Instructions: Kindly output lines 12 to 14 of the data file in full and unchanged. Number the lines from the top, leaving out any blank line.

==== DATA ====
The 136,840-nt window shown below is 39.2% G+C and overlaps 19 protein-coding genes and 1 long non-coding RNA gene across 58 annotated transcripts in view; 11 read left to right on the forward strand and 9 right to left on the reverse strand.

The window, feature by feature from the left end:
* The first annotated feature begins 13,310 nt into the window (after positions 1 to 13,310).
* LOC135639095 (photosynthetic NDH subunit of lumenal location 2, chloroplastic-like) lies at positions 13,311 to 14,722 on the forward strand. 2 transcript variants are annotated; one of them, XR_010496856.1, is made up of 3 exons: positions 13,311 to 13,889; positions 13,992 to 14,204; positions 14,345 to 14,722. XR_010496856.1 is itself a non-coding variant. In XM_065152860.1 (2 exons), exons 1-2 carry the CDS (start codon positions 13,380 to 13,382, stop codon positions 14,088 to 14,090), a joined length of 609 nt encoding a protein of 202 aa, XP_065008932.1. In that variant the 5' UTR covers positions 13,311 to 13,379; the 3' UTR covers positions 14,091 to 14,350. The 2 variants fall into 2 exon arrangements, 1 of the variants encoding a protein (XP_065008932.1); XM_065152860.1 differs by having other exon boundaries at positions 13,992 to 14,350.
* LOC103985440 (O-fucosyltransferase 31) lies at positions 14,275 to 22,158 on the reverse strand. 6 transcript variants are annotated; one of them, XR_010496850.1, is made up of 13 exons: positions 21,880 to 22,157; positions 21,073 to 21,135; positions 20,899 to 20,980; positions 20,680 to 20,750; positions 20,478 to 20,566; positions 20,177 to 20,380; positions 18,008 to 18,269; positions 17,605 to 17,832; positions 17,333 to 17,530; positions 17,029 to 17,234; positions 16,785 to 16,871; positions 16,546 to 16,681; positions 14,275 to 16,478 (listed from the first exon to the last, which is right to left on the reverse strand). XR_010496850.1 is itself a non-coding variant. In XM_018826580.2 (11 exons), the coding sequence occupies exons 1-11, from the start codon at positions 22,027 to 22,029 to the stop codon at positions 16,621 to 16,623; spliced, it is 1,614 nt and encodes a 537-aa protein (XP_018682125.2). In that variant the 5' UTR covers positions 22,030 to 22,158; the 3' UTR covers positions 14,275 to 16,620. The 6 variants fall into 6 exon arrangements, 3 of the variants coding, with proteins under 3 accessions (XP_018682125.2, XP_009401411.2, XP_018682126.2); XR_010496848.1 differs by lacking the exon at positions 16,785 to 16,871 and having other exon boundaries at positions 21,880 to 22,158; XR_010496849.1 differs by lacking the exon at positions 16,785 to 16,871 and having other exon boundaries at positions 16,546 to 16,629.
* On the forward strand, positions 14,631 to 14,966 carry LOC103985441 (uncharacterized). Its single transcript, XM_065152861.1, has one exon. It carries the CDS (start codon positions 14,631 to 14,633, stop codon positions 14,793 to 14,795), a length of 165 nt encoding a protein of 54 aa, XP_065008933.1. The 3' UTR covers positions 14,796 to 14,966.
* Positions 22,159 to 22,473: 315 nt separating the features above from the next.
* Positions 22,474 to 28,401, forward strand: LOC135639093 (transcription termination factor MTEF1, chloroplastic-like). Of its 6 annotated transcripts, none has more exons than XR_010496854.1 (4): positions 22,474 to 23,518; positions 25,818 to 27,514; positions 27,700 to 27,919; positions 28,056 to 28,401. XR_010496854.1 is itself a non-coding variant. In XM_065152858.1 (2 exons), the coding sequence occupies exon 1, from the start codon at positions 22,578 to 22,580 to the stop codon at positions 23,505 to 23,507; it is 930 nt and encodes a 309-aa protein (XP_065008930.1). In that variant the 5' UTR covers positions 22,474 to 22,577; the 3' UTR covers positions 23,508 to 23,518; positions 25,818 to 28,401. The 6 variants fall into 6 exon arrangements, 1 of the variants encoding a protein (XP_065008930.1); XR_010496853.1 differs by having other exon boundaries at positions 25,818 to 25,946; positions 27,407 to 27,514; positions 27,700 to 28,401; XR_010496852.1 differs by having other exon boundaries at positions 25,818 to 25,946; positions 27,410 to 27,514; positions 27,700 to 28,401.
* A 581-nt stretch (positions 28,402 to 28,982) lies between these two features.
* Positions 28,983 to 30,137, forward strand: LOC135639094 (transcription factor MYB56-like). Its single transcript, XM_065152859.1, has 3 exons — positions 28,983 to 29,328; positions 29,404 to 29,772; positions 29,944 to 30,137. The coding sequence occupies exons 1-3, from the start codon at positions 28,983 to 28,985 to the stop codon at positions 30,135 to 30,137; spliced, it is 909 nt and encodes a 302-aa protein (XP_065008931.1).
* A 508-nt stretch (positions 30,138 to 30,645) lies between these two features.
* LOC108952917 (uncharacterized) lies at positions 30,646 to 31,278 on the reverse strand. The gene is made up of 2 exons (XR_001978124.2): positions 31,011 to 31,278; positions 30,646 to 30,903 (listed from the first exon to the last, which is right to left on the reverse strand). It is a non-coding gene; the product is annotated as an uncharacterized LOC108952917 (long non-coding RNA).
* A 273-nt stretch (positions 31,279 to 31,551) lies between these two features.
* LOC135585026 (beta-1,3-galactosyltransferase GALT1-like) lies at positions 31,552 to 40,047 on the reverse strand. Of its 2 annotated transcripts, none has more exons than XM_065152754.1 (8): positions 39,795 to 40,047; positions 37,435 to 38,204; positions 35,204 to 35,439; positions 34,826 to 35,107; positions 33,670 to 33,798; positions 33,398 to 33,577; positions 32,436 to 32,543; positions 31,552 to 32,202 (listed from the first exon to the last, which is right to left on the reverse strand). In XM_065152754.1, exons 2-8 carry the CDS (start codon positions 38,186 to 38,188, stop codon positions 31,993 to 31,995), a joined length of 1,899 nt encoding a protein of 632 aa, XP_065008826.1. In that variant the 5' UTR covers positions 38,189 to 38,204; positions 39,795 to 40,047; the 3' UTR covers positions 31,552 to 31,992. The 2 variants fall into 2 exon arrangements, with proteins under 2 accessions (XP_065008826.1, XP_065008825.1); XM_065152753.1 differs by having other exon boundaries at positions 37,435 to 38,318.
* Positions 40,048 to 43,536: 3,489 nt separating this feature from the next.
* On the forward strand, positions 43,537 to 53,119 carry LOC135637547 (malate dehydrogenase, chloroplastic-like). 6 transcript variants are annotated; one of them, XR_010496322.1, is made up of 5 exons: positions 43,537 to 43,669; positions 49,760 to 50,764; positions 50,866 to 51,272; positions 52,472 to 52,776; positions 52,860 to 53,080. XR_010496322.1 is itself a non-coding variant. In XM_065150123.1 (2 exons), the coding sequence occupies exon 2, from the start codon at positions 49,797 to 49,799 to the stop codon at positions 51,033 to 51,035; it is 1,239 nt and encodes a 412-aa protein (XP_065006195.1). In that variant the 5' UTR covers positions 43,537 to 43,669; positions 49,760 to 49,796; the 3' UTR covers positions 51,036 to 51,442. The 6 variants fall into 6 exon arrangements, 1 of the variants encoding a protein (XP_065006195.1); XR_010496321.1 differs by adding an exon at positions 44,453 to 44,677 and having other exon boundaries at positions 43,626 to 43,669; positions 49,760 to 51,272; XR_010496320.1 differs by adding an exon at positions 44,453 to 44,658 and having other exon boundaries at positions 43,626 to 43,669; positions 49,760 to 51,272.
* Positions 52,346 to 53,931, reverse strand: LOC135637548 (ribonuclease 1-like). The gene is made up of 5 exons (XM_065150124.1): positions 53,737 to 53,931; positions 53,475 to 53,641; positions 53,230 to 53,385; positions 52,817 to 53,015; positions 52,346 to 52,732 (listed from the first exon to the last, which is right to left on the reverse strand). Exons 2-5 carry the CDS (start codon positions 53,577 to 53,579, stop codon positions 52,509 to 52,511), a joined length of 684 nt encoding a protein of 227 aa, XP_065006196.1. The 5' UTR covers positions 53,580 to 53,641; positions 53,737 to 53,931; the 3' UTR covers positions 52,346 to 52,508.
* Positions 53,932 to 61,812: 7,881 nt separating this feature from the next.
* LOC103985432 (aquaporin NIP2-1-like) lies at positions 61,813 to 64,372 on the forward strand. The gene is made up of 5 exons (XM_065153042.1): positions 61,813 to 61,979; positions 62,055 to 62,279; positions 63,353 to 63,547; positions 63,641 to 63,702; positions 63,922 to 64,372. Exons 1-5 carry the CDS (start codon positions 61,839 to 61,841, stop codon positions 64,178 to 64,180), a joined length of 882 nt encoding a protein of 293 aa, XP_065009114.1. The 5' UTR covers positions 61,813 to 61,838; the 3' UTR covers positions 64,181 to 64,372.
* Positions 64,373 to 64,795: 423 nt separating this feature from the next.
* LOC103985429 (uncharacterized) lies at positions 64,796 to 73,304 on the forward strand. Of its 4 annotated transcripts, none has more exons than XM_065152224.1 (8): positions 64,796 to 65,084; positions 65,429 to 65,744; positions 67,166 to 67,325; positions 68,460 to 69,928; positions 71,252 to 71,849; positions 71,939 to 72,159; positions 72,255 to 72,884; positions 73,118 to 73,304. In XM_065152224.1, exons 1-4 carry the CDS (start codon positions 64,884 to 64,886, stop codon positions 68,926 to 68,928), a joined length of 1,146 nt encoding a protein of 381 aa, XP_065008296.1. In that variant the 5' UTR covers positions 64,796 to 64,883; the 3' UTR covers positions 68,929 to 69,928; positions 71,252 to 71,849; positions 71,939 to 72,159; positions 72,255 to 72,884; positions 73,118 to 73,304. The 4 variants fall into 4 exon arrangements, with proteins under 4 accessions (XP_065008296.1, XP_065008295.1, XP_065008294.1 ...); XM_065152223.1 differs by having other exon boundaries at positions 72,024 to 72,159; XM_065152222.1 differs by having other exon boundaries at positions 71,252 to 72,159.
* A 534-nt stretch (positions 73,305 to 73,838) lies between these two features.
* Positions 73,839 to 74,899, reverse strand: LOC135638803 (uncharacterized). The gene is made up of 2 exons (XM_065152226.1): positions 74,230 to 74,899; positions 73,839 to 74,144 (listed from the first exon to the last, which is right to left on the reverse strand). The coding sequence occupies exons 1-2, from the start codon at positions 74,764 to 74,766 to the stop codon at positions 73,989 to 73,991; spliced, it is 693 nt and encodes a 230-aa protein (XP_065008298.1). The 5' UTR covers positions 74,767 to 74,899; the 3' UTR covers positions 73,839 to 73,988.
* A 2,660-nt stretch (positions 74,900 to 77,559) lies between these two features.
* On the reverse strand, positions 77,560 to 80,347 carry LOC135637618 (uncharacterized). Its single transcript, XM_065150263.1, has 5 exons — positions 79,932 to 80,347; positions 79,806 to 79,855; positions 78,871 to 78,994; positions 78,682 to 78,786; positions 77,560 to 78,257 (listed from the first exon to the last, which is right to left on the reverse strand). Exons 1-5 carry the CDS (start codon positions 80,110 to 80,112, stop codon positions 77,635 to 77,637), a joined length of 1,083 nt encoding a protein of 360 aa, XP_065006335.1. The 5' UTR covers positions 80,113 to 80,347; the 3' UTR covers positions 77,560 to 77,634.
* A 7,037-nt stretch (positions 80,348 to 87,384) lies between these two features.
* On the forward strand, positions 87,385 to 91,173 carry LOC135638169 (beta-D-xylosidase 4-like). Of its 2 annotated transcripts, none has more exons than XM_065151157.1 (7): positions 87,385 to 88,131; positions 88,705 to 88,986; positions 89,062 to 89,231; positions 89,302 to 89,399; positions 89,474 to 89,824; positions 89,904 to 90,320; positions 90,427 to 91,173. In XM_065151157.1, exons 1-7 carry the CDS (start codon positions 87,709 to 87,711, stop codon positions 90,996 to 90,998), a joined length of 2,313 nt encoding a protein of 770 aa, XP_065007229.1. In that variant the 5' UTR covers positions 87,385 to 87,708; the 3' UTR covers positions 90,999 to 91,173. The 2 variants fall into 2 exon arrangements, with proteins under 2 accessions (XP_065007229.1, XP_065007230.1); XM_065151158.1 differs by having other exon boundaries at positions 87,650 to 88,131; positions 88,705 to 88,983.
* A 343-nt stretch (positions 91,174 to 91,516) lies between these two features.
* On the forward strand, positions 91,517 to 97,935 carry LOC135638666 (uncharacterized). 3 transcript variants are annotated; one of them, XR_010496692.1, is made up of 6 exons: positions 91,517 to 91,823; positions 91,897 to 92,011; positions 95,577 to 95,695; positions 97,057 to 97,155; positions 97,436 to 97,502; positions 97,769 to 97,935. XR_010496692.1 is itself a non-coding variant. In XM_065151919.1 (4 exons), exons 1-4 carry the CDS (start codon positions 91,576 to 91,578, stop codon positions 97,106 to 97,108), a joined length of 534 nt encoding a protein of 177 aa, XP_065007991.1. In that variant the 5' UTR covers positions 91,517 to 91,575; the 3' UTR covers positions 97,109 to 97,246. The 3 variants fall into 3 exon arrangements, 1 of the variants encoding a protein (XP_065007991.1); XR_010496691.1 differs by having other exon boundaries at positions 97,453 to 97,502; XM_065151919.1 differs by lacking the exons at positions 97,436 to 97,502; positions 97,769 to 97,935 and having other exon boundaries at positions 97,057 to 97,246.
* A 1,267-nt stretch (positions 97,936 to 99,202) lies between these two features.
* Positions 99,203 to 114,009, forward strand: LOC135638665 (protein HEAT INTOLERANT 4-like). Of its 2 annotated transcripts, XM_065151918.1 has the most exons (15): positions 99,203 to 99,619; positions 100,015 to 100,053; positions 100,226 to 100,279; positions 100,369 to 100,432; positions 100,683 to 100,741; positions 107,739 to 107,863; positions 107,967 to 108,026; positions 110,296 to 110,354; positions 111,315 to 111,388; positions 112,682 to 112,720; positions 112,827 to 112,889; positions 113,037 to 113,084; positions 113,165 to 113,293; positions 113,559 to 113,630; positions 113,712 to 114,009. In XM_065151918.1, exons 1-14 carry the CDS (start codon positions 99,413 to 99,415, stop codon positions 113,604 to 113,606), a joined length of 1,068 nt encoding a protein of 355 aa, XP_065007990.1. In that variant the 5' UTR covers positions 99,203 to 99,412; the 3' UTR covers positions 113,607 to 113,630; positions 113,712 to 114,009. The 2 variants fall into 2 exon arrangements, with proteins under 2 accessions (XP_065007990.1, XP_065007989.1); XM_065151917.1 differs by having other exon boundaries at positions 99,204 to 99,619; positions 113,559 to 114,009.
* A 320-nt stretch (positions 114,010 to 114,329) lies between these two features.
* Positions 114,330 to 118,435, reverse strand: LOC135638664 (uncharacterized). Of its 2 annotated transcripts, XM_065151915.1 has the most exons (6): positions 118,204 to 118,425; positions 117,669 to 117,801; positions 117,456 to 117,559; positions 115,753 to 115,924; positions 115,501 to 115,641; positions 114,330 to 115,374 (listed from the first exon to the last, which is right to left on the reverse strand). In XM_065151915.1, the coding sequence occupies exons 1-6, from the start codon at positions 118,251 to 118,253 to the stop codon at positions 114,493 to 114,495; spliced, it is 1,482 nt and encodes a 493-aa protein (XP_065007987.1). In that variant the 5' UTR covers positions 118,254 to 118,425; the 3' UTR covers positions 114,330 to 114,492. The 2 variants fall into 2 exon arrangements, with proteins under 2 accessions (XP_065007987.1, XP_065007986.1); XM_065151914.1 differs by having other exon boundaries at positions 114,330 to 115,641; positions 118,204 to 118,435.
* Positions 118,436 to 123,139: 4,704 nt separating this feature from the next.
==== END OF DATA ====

* LOC108952917 (uncharacterized) lies at positions 30,646 to 31,278 on the reverse strand. The gene is made up of 2 exons (XR_001978124.2): positions 31,011 to 31,278; positions 30,646 to 30,903 (listed from the first exon to the last, which is right to left on the reverse strand). It is a non-coding gene; the product is annotated as an uncharacterized LOC108952917 (long non-coding RNA).
* A 273-nt stretch (positions 31,279 to 31,551) lies between these two features.
* LOC135585026 (beta-1,3-galactosyltransferase GALT1-like) lies at positions 31,552 to 40,047 on the reverse strand. Of its 2 annotated transcripts, none has more exons than XM_065152754.1 (8): positions 39,795 to 40,047; positions 37,435 to 38,204; positions 35,204 to 35,439; positions 34,826 to 35,107; positions 33,670 to 33,798; positions 33,398 to 33,577; positions 32,436 to 32,543; positions 31,552 to 32,202 (listed from the first exon to the last, which is right to left on the reverse strand). In XM_065152754.1, exons 2-8 carry the CDS (start codon positions 38,186 to 38,188, stop codon positions 31,993 to 31,995), a joined length of 1,899 nt encoding a protein of 632 aa, XP_065008826.1. In that variant the 5' UTR covers positions 38,189 to 38,204; positions 39,795 to 40,047; the 3' UTR covers positions 31,552 to 31,992. The 2 variants fall into 2 exon arrangements, with proteins under 2 accessions (XP_065008826.1, XP_065008825.1); XM_065152753.1 differs by having other exon boundaries at positions 37,435 to 38,318.